Figure thumbnail gr1
      Fig. 1Relative muscle force of finger flexors (FF) and extensors (FE) in ALS. The upper part of the figure presents the relative weakness of FE as FF weakness progresses. Strength was measured based on the MRC scale. The lower part of the figure presents a 'mirror image' - the relatively preserved strength of FF, compared to FE weakness.

      4. Discussion

      This data demonstrates that FF is relatively preserved, when compared with FE, in patients who ultimately receive a diagnosis of ALS. Moreover, in many cases FF was only mildly affected, even when FE was paralyzed; this implies that this pattern of predilection is preserved until complete paralysis of the fingers occurs with disease progression. The difference between these muscle groups was present even when analysis was limited to upper-limbs without increased tone, arguing against the phenomenon being a manifestation of spasticity. The predilection may be due to differences in functional reserves—as the FF muscle group is physiologically more powerful than the FE group—or to different susceptibilities of the neuronal populations related to these two muscle groups.
      The pathophysiological basis of the discrepancy between FF and FE may be similar to that underling the split hand sign. The APB and FDI muscles are more generously represented in the motor cortex than other intrinsic hand muscles, suggesting a cortical origin for the split hand sign [
      • Menon P.
      • Kiernan M.C.
      • Yiannikas C.
      • Stroud J.
      • Vucic S.
      Split-hand index for the diagnosis of amyotrophic lateral sclerosis.
      ]. More importantly, cortical hyperexcitability—a hallmark of ALS—is observed in all intrinsic hand muscles of patients, although most prominently in the APB and FDI muscles [
      • Menon P.
      • Kiernan M.C.
      • Vucic S.
      Cortical dysfunction underlies the development of the split-hand in amyotrophic lateral sclerosis.
      ,
      • Bae J.S.
      • Menon P.
      • Mioshi E.
      • Kiernan M.C.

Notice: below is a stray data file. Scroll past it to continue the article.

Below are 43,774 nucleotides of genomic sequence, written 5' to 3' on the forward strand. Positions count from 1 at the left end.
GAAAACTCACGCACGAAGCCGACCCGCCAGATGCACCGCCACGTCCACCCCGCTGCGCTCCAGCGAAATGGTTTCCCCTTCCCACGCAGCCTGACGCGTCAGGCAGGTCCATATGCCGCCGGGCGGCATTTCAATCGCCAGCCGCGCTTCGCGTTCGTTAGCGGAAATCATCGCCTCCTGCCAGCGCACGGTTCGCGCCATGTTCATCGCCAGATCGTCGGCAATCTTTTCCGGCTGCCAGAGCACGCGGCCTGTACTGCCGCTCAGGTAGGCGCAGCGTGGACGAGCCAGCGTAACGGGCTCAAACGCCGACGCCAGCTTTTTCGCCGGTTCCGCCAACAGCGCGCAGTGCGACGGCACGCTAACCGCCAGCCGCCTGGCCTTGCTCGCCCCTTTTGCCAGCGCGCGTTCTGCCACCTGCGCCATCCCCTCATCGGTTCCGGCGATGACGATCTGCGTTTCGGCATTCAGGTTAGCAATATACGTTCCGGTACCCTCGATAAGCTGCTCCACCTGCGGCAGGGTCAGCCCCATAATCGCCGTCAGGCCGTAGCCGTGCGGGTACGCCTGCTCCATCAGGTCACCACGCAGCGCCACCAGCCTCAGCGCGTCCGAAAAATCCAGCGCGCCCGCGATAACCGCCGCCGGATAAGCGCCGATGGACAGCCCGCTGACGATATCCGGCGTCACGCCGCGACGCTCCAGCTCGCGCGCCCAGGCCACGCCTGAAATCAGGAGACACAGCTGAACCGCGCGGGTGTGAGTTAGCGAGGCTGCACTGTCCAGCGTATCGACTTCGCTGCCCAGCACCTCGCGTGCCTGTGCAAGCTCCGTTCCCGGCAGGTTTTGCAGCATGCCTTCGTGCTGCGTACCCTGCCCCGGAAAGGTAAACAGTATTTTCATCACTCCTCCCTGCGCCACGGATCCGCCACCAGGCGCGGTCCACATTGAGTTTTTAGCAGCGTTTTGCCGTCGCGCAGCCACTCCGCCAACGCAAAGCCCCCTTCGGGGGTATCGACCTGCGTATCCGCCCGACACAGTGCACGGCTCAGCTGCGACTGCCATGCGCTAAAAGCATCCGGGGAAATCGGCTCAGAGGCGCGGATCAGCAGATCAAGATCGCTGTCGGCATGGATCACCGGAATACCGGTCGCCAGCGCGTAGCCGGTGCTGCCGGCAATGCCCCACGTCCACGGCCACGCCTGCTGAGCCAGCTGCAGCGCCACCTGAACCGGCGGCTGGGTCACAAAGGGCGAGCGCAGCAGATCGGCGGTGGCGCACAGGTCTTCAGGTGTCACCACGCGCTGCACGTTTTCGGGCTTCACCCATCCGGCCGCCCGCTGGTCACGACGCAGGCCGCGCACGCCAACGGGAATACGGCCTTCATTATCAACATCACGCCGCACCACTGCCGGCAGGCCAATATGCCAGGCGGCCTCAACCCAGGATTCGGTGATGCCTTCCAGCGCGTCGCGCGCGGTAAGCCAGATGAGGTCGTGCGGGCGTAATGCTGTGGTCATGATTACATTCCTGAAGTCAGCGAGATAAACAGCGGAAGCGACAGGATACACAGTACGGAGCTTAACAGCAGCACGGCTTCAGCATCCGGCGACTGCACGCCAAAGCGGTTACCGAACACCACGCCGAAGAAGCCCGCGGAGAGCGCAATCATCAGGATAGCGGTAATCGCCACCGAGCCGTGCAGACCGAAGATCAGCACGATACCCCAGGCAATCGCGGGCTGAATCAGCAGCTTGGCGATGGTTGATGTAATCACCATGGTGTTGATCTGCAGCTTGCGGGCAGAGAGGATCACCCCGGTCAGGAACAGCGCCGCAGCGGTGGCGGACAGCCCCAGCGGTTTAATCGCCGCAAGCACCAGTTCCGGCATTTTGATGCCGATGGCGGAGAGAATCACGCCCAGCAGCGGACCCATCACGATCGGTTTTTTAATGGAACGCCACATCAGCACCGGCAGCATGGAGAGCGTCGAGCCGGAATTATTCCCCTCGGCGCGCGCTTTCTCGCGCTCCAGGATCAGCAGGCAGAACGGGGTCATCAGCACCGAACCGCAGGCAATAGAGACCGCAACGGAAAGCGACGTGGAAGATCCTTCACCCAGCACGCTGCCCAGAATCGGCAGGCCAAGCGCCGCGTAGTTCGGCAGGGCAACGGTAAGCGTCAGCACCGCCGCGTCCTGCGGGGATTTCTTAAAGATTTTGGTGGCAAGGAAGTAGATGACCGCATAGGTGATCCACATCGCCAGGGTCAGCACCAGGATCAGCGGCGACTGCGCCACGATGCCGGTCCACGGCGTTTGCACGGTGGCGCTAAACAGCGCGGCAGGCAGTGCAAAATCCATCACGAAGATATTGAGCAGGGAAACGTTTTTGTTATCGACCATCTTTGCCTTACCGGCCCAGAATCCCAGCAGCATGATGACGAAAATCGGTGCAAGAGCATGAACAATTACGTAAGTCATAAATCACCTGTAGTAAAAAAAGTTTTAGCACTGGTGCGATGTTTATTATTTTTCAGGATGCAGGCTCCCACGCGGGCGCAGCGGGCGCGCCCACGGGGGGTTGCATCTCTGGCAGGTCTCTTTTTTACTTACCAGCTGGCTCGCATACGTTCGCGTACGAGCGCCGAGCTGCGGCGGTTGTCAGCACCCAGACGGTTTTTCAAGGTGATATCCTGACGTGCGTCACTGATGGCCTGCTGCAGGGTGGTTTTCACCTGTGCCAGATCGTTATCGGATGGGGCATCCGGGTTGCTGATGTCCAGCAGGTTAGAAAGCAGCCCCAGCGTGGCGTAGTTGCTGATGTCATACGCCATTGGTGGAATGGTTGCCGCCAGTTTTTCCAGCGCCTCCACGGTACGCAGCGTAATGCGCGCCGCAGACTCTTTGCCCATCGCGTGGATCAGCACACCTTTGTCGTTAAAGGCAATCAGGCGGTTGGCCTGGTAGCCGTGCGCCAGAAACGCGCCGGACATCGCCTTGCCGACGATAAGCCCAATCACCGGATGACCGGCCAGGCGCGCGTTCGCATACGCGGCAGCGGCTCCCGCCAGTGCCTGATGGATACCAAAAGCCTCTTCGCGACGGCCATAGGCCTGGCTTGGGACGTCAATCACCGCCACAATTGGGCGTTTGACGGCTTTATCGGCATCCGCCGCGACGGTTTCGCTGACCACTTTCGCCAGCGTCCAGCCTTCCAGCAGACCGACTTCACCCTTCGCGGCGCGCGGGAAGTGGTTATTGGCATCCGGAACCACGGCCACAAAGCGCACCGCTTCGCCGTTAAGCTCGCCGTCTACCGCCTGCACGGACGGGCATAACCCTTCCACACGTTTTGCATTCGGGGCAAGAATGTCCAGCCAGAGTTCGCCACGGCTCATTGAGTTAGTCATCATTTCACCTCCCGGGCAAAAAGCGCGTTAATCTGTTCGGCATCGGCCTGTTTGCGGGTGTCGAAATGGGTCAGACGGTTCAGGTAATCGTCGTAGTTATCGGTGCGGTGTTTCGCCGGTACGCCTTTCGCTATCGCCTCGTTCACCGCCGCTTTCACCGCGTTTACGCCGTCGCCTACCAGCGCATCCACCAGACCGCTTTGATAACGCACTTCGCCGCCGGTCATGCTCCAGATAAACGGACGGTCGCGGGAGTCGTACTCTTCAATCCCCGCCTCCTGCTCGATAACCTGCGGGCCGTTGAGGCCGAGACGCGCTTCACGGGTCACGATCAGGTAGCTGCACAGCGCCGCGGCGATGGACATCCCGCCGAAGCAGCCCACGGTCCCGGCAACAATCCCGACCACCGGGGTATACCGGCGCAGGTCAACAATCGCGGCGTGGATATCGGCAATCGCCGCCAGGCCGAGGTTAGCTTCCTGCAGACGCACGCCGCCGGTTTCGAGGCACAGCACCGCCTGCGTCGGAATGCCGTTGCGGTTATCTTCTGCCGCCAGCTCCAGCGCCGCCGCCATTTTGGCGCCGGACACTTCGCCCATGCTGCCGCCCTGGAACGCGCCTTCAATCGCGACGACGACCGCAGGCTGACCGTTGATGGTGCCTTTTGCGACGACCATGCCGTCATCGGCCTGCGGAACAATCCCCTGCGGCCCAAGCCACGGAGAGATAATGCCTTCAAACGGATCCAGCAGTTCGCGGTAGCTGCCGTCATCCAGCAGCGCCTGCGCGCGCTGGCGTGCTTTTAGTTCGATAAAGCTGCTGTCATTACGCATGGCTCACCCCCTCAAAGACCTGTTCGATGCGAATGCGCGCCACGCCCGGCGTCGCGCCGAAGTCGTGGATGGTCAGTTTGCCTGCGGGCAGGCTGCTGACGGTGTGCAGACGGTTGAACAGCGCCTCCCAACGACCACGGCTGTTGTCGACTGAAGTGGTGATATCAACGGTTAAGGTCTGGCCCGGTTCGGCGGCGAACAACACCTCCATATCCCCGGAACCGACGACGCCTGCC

• Vucic S.
      Cortical hyperexcitability and the split-hand plus phenomenon: pathophysiological insights in ALS.
      ]. Furthermore, cortical excitability in healthy controls also follows a split hand pattern [
      • Menon P.
      • Kiernan M.C.
      • Vucic S.
      Cortical excitability differences in hand muscles follow a split-hand pattern in healthy controls.
      ]; thus differential baseline cortical excitability is likely to be underlying the development of the split hand phenomenon. As such, it would be interesting to examine differences in cortical excitability parameters between muscles involved in FF compared to those involved in FE, in patients with ALS and healthy controls. We hypothesize that the correlates of cortical hyperexcitability will be most prominent when measured in FE muscles, compared to FF muscles, thus extending the pattern observed in the intrinsic hand muscles, to the forearm.
      Finger flexion tasks are often chosen in fMRI studies on the basis of simplicity [
      • Konrad C.
      • Jansen A.
      • Henningsen H.
      • Sommer J.
      • Turski P.A.
      • Brooks B.R.
      • et al.
      Subcortical reorganization in amyotrophic lateral sclerosis.
      ,
      • Konrad C.
      • Henningsen H.
      • Bremer J.
      • Mock B.
      • Deppe M.
      • Buchinger C.
      • et al.
      Pattern of cortical reorganization in amyotrophic lateral sclerosis: a functional magnetic resonance imaging study.
      ]. These studies demonstrate increased activation of areas usually involved in planning and initiation of movement [
      • Konrad C.
      • Henningsen H.
      • Bremer J.
      • Mock B.
      • Deppe M.
      • Buchinger C.
      • et al.
      Pattern of cortical reorganization in amyotrophic lateral sclerosis: a functional magnetic resonance imaging study.
      ] as well as subcortical structures [
      • Konrad C.
      • Jansen A.
      • Henningsen H.
      • Sommer J.
      • Turski P.A.
      • Brooks B.R.
      • et al.
      Subcortical reorganization in amyotrophic lateral sclerosis.
      ], in patients with ALS. Increased activation observed during FF tasks in ALS seems less likely to be due to new synaptic connections and is probably related to enhanced recruitment of existing resources—a phenomenon which may be related to the increased effort needed to perform the tasks [
      • Schoenfeld M.A.
      • Tempelmann C.
      • Gaul C.
      • Kuhnel G.R.
      • Duzel E.
      • Hopf J.M.
      • et al.
      Functional motor compensation in amyotrophic lateral sclerosis.
      ]. To our knowledge, no study has investigated how fMRI activation patterns change in ALS using separate FF and FE paradigms. Conclusions derived from paradigms focusing on a muscle group that is selectively preserved in ALS—namely FF—may not be able to be extrapolated to other muscle groups. For example, the increased cortical recruitment in FF paradigms could be related, in part, to the effort needed to modulate FF strength in the presence of disproportionally weak antagonist muscles.
      Since completing this study, we have found this pattern to be a useful clinical clue, in patients presenting with undiagnosed progressive upper-limb weakness. Unlike preservation of eye movements, which is observed even in very advanced disease, the discrepancy between FF and FE can only be appreciated in earlier stages, before limb paralysis is complete; in this respect its clinical utility is similar to the split hand sign.
      The following is the supplementary data related to this article.